Most of the reviews of Guardians of the Galaxy compare the movie favorably with Star Wars — that is, the classic Star Wars movies that everybody likes, namely the 1977 original* and 1980's The Empire Strikes Back. There's a lot of exotic space weirdness and action, but the heroes are likable and relatable, the plot is pretty easy to follow, and there isn't a lot of abstruse backstory or "mythology." After three Star Wars prequels that no one, not even the hardcore fans, much seemed to like, and a couple of seriously confused, unbalanced Star Trek movies, Guardians makes space opera fun and accessible for a wide audience again — there's enough Marvel lore and Easter Eggs to satisfy the faithful, but it's also got a lot of broad appeal for viewers who aren't into the genre.
But how will Guardians' success affect Disney's other resident space opera — the new Star Wars trilogy and its satellite movies? Sure, Star Wars is still a pop-cultural juggernaut that strides among other movie franchises like a Titan among ants. Even the prequels made a ton of money. The general consensus, though, is that at some point in the '80s — likely around the time George Lucas started letting Joseph Campbell sleep on his couch — the franchise stopped being fun, and turned into a grotesque mix of solemn speechifying and kid-friendly pandering.
It's pretty clear that Star Wars' new masters, Abrams and Johnson, are, like Guardians director James Gunn, fans of the old-school Carter Era Star Wars — pre-midichlorians, pre-Jar Jar, pre-Ewoks — and would rather make the kinds of Star Wars movies they saw when they were kids, rather than the ones they saw as adults. (Joss Whedon has summed up his dream Star Wars movie with just a title — Revenge of the Jedi.) But is that devotion enough to overcome the franchise's inertia? Any new Star Wars movies are going to be potentially weighed down by both nostalgia for the older movies, plus the expanded universe of the prequels, which, despite their detractors, have their own generation of fans. It's going to be very difficult to come up with a storyline that will satisfy everyone without being entirely derivative of the good parts from the old movies, or departing from the larger backstory established in the prequels. It seems to me that Guardians' breezy, escapist, but not solemn or dumb approach to space opera might provide a roadmap out of the prequels' baffling glumness and a return to the freewheeling spirit of the 1970s movies. By the time Episode VII comes out next year, audiences may be hooked on an entirely different kind of feeling than the Force.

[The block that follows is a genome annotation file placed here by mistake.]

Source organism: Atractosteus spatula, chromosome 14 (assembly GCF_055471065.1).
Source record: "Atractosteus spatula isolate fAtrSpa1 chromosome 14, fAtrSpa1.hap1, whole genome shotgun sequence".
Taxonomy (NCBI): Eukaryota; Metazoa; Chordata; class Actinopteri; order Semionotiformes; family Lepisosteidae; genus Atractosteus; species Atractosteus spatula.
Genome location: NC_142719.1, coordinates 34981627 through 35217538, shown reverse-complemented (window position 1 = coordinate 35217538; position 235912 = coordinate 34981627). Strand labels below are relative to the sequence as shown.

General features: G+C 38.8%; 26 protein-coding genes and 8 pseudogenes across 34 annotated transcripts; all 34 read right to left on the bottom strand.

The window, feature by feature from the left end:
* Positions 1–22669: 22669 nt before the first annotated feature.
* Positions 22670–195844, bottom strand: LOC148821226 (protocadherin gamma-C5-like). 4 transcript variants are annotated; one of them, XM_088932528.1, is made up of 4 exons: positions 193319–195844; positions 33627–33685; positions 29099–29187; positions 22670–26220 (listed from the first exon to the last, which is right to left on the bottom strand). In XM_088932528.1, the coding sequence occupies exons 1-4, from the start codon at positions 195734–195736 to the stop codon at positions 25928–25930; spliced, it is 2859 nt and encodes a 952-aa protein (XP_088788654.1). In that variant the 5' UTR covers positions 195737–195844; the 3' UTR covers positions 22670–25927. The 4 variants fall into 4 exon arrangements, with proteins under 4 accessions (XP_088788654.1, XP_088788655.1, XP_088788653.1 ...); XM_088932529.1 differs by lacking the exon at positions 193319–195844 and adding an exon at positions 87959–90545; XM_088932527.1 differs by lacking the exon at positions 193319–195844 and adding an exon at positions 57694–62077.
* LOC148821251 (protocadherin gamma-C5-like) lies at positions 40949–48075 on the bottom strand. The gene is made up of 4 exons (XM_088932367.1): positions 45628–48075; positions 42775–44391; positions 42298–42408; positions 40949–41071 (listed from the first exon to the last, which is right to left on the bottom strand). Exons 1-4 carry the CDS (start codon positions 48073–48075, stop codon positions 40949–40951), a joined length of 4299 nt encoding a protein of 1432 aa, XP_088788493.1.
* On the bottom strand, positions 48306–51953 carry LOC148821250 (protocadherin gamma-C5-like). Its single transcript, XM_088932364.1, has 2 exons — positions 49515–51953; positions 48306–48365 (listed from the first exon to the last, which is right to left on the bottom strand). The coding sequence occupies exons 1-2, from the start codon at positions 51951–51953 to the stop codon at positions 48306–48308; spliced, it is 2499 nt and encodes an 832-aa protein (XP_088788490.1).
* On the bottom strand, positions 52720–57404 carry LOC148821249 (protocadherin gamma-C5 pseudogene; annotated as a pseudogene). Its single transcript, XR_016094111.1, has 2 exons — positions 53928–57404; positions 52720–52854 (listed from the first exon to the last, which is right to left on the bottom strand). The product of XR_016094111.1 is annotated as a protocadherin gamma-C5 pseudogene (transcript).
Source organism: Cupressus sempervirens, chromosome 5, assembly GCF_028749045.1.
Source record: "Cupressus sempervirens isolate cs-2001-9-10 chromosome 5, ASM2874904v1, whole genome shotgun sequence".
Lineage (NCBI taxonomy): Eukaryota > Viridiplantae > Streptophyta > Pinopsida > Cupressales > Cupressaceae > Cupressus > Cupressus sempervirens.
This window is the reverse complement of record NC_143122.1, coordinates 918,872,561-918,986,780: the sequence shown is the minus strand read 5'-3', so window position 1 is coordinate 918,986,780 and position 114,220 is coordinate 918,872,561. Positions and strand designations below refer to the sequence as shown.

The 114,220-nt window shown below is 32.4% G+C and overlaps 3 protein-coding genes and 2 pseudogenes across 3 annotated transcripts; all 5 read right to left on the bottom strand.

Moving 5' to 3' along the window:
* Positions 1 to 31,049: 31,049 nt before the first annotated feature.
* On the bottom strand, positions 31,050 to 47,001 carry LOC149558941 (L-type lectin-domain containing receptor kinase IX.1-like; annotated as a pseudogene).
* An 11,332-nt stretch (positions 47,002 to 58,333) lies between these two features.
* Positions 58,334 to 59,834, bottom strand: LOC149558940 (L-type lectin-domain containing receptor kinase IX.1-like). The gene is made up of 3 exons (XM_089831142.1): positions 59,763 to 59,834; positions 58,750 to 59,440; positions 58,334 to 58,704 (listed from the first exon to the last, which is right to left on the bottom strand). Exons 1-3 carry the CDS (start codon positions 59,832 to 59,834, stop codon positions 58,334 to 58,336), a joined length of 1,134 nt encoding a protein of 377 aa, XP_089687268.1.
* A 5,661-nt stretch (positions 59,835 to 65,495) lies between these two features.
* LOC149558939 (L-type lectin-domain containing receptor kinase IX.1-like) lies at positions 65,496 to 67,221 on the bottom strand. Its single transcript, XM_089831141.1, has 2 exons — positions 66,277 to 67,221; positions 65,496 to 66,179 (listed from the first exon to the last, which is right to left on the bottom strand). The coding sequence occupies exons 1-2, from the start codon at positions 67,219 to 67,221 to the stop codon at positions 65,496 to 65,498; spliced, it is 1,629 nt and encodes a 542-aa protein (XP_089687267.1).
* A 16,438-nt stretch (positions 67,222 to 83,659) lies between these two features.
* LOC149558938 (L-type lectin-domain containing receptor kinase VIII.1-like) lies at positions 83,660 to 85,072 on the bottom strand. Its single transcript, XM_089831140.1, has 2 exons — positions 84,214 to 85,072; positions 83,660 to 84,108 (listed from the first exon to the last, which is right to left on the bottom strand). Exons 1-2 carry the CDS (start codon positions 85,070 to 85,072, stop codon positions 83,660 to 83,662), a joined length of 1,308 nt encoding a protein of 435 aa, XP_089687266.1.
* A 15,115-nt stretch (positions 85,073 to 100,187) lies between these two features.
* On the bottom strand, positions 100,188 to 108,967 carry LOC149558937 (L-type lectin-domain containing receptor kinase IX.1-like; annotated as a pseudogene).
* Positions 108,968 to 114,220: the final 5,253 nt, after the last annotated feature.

*Which I will never refer to as A New Hope or Episode IV. Sorry, it's just plain old Star Wars as far as I'm concerned. I'm old.
Awesome fan poster by Matt Ferguson!